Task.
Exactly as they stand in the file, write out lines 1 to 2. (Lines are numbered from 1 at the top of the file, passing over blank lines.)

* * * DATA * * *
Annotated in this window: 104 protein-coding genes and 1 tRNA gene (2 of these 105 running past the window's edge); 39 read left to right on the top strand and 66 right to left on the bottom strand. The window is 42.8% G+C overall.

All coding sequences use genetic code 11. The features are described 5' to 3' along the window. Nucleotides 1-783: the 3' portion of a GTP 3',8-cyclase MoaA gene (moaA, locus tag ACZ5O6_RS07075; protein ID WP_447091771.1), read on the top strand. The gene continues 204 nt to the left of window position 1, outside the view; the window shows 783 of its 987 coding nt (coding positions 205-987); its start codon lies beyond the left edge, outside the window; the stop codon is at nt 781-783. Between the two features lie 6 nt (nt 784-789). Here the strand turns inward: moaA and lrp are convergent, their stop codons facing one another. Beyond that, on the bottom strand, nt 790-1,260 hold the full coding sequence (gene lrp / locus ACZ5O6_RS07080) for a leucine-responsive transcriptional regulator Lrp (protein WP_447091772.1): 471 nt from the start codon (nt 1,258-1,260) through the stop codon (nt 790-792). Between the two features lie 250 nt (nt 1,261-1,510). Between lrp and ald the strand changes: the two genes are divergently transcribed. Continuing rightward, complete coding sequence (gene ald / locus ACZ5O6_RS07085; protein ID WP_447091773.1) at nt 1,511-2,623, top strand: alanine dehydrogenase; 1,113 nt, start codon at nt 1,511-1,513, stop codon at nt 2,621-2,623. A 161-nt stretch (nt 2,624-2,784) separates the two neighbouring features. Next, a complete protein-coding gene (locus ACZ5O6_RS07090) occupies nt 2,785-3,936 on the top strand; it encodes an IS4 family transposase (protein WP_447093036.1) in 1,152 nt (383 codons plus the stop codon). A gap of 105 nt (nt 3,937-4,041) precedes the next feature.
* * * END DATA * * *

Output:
Annotated in this window: 104 protein-coding genes and 1 tRNA gene (2 of these 105 running past the window's edge); 39 read left to right on the top strand and 66 right to left on the bottom strand. The window is 42.8% G+C overall.

All coding sequences use genetic code 11. The features are described 5' to 3' along the window. Nucleotides 1-783: the 3' portion of a GTP 3',8-cyclase MoaA gene (moaA, locus tag ACZ5O6_RS07075; protein ID WP_447091771.1), read on the top strand. The gene continues 204 nt to the left of window position 1, outside the view; the window shows 783 of its 987 coding nt (coding positions 205-987); its start codon lies beyond the left edge, outside the window; the stop codon is at nt 781-783. Between the two features lie 6 nt (nt 784-789). Here the strand turns inward: moaA and lrp are convergent, their stop codons facing one another. Beyond that, on the bottom strand, nt 790-1,260 hold the full coding sequence (gene lrp / locus ACZ5O6_RS07080) for a leucine-responsive transcriptional regulator Lrp (protein WP_447091772.1): 471 nt from the start codon (nt 1,258-1,260) through the stop codon (nt 790-792). Between the two features lie 250 nt (nt 1,261-1,510). Between lrp and ald the strand changes: the two genes are divergently transcribed. Continuing rightward, complete coding sequence (gene ald / locus ACZ5O6_RS07085; protein ID WP_447091773.1) at nt 1,511-2,623, top strand: alanine dehydrogenase; 1,113 nt, start codon at nt 1,511-1,513, stop codon at nt 2,621-2,623. A 161-nt stretch (nt 2,624-2,784) separates the two neighbouring features. Next, a complete protein-coding gene (locus ACZ5O6_RS07090) occupies nt 2,785-3,936 on the top strand; it encodes an IS4 family transposase (protein WP_447093036.1) in 1,152 nt (383 codons plus the stop codon). A gap of 105 nt (nt 3,937-4,041) precedes the next feature.